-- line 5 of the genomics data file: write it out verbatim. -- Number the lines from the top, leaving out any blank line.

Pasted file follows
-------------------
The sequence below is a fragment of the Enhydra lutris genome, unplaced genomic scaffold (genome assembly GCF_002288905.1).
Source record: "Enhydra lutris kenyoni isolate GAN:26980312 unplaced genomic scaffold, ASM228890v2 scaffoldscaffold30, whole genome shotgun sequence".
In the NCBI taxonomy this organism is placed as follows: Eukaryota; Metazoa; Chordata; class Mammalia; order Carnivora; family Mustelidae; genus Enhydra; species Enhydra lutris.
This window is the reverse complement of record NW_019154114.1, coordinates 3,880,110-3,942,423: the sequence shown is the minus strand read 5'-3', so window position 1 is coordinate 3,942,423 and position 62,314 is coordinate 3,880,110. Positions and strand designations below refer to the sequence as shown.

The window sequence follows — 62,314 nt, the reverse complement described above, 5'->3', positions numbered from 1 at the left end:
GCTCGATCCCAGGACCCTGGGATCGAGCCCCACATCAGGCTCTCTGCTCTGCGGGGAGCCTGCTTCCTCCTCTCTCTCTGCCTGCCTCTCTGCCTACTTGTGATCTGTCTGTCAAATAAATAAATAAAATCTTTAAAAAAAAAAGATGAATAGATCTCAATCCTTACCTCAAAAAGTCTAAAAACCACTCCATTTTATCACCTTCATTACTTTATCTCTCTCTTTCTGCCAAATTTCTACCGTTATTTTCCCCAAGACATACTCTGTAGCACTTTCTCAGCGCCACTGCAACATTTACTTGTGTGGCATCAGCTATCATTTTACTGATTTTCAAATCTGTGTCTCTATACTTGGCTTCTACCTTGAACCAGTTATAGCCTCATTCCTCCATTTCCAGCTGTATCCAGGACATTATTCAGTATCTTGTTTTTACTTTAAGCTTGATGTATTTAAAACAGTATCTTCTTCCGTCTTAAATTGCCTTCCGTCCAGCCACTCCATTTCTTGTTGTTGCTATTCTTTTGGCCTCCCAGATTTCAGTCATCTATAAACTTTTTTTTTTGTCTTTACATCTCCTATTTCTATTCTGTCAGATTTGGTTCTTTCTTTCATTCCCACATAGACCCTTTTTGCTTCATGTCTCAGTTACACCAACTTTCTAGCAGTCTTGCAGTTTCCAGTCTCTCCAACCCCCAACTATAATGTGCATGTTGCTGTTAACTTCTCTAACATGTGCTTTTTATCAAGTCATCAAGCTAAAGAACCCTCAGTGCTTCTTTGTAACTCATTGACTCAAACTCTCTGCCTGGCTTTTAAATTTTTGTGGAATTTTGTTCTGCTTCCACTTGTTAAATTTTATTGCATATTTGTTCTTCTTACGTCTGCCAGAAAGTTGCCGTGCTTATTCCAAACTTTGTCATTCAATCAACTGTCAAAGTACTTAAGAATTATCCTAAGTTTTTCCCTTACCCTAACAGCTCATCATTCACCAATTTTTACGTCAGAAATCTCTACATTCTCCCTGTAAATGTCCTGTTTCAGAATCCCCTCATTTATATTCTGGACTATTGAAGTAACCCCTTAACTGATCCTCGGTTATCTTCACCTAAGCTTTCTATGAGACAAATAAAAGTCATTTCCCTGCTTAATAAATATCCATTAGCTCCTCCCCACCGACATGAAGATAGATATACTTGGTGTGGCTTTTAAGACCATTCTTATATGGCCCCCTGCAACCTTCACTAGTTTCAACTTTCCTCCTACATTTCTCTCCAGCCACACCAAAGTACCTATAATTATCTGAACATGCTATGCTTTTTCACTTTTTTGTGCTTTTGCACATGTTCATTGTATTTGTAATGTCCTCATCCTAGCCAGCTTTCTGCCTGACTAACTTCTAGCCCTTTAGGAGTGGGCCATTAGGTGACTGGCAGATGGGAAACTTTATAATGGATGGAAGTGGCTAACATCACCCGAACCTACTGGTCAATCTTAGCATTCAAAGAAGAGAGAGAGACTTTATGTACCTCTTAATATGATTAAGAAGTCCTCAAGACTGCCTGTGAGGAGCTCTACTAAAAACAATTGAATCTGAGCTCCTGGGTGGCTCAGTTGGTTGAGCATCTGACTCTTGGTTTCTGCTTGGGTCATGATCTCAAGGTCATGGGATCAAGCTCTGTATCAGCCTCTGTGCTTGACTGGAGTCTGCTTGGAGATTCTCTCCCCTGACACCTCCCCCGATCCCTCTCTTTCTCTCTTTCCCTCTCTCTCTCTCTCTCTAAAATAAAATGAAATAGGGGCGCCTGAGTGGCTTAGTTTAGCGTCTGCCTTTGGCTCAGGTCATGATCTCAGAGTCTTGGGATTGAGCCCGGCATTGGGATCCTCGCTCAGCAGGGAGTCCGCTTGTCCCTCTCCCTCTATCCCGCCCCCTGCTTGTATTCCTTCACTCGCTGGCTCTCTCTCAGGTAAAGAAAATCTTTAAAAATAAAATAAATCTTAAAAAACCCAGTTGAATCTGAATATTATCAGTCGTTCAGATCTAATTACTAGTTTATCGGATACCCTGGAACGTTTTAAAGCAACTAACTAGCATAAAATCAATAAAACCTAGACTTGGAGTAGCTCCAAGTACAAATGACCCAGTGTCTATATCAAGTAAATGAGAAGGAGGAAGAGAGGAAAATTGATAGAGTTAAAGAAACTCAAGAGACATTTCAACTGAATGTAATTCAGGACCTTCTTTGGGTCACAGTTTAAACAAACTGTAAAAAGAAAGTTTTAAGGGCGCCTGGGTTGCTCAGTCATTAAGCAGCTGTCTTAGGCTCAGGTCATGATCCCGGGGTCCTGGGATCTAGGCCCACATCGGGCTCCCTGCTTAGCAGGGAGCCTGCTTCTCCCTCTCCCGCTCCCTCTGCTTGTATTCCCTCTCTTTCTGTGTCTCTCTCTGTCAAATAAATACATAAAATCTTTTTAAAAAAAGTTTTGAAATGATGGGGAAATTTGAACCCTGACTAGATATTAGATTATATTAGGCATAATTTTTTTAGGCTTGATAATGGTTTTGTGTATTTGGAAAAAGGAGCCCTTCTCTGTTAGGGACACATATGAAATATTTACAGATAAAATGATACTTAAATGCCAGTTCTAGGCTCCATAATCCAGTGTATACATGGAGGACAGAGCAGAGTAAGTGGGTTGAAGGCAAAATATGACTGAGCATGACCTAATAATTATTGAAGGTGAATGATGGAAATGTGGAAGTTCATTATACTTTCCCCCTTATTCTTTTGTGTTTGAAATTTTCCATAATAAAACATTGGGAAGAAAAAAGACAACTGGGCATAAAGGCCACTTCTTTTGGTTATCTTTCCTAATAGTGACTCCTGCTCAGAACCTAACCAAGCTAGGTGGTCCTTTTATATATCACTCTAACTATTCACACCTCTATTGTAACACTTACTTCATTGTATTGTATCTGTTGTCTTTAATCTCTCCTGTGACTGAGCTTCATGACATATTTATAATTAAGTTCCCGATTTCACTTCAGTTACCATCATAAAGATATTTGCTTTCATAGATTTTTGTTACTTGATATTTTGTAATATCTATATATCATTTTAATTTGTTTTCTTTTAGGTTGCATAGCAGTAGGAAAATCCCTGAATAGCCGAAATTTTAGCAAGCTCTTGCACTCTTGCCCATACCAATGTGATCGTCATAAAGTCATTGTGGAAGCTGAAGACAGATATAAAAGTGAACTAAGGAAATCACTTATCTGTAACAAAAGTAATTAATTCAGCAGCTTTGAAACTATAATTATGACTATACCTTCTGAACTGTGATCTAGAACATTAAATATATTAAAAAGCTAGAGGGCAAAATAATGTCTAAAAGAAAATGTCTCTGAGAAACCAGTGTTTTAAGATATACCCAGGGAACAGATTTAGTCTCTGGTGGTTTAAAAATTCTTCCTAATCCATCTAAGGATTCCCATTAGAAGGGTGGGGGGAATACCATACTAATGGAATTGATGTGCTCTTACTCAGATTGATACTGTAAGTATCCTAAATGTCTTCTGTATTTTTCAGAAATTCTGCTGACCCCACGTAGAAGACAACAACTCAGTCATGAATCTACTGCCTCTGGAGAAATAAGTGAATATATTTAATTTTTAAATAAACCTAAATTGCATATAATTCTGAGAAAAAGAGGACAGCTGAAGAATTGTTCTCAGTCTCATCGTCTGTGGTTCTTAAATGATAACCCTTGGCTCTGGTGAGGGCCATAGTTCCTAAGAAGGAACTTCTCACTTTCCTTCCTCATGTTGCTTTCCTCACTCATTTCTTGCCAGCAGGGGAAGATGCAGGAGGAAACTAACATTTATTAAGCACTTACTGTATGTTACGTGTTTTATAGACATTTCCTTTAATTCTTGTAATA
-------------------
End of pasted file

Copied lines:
The window sequence follows — 62,314 nt, the reverse complement described above, 5'->3', positions numbered from 1 at the left end: